Since the above report Dr. Cleaves visited Catapu and found that the two boreholes had, indeed, produced far more water than expected, that two large pans had been filled with year around water, and that wildlife and vegetation had returned. In addition, Cape Hunting Dogs have also returned as well as leopard and numerous other species not having been seen for many years. Dr. Cleaves also delivered a Panorama 150 motion activated infra-red camera to be mounted on various poacher incursion trails. That camera, on the first night of placement, photographed two poachers and registered the date, time and GPS location. James White presented the photo to the local village chief and he identified the two men and they were arrested and prosecuted.

 The small contingent of 14 game guards employed by TCT were equipped with military type uniforms and bush kits supplied by funds donated by Wilderness Conservancy and with a state-of-the-art night vision headset to allow them to see in the dark. This gear, along with the Panorama camera, have served to spread the word amongst the local villages that Mr. White is a “witch doctor” that can see in the dark and take photos which, in turn, has served to reduce the poaching dramatically.


Project 2. Gorongosa National Park: Gorongosa was, until the slaughter of wildlife during the many years of political wars, one of the finest parks and game reserves in all of Africa. About two years ago the political battles slowed down and Mozambique started to rehabilitate the reserve. Wildlife has begun to multiply but along with this positive aspect, poaching has increased. Elephants have long since been wiped out along with rhino. Mr. White of Catapu (just north of the Gorongosa) knows the staff at Gorongosa and the fact that funds are scarce in Mozambique. He has kept Dr. Cleaves informed of progress but given the very rugged terrain, it is nearly impossible for the antipoaching rangers to patrol the vast area on foot. Given the circumstances, Wilderness Conservancy has provided Gorongosa with a new BatHawk aircraft, manufactured in South Africa and ideal for bush operations, and the reserve has employed a pilot and put the aircraft into operation. The results have been excellent and a full report will be presented in 2018. Note: A new BatHawk aircraft fully equipped, cost only US$46,000.00. A new Scout cost nearly US$200,000.00. Wilderness Conservancy is frugal when it comes to spending donor money.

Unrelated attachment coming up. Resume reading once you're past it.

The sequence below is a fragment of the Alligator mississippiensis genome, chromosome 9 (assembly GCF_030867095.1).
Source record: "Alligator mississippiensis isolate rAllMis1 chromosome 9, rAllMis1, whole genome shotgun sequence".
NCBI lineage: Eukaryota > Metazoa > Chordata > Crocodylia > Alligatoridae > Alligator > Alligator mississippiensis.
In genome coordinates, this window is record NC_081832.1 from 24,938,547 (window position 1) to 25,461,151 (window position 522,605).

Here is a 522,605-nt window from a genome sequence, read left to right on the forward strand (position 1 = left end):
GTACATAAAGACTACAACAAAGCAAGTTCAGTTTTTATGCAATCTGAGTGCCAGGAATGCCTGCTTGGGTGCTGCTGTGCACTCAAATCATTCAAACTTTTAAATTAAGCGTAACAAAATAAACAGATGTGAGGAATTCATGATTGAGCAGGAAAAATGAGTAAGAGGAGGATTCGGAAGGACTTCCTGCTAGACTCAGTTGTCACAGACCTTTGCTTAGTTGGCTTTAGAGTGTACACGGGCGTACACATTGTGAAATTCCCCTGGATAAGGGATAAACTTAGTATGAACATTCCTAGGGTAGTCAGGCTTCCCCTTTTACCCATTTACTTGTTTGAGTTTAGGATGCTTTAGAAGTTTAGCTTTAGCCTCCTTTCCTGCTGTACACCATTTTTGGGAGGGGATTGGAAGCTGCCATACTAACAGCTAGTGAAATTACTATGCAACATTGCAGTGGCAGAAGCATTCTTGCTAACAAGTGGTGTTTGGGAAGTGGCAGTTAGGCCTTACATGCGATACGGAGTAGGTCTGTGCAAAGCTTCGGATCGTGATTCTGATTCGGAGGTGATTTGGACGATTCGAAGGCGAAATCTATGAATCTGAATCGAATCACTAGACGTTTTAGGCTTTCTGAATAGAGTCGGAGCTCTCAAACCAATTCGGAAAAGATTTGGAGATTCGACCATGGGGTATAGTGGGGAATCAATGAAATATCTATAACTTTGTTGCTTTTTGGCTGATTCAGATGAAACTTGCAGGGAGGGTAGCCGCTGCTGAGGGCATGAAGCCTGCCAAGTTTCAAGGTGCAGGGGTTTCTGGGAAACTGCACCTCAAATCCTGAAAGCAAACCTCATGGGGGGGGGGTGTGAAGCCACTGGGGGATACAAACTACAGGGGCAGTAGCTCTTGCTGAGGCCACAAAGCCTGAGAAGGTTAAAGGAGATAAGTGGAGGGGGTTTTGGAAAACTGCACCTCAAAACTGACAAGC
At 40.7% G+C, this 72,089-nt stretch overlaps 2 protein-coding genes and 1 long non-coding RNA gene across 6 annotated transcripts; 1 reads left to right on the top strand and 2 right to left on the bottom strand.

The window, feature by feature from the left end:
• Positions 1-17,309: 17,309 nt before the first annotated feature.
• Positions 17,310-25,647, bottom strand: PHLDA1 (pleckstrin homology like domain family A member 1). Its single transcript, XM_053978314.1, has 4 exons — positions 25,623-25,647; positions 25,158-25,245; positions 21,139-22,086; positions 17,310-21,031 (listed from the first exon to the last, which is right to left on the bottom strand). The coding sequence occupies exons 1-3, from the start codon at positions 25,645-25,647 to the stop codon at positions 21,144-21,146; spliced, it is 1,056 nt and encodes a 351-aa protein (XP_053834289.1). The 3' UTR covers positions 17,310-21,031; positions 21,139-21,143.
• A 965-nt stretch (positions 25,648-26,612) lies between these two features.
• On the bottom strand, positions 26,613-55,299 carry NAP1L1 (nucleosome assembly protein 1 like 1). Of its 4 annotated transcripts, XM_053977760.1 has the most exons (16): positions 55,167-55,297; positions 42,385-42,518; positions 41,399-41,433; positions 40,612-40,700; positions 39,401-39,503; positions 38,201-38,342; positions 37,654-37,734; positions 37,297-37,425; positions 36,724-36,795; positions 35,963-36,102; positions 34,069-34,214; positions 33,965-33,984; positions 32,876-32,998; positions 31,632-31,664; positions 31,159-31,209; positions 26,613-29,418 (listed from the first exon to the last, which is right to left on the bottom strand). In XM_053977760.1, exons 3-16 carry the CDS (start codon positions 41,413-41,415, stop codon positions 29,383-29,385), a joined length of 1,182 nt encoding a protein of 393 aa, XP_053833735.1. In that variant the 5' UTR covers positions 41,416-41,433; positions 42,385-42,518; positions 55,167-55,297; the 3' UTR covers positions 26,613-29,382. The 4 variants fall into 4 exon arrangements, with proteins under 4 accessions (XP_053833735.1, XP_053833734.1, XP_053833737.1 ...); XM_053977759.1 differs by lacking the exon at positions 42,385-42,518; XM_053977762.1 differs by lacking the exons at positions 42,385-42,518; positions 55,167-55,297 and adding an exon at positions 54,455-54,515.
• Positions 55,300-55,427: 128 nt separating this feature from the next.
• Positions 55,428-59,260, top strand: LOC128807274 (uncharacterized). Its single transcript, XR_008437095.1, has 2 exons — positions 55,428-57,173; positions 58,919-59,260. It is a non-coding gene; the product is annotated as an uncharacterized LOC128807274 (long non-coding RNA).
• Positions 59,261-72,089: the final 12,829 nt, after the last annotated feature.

BatHawk aircraft ready for antipoaching operations. Very inexpensive to operate and ideal for Africa bush operations.



(Veteran’s Administration) As reported in the October 1, 2012, report: “For more than 20 years, Tony Bravo, a barber, has donated his time to giving veterans free haircuts. The barber shop is located in a trailer which Mr. Bravo furnished on the West Los Angeles campus of the Veteran's Administration. The trailer is well over 40 years old and is in very bad condition. The roof leaks badly when it rains and, given the lack of air-conditioning, is extremely hot in the summer months. Wilderness Conservancy’s Project CARE has undertaken to repair and upgrade the barber shop trailer with the approval of the VA.” It now has a new water proof roof and a shade awning so that wheelchair bound vets (who could not get into the trailer for a haircut because it did not have wheelchair access) can be given a haircut under the new awning just outside the trailer main door. This project has been completed and the barber shop now has a new waterproof roof, is secured to the ground, has a shade awning allowing wheelchair bound vets to be served easily, has air-conditioning for summer and heat for winter, a new paint job and many more improvements.

Thank you…

Bob Cleaves

Dr. Robert N. Cleaves








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1224 Roberto Ln
Los Angeles, CA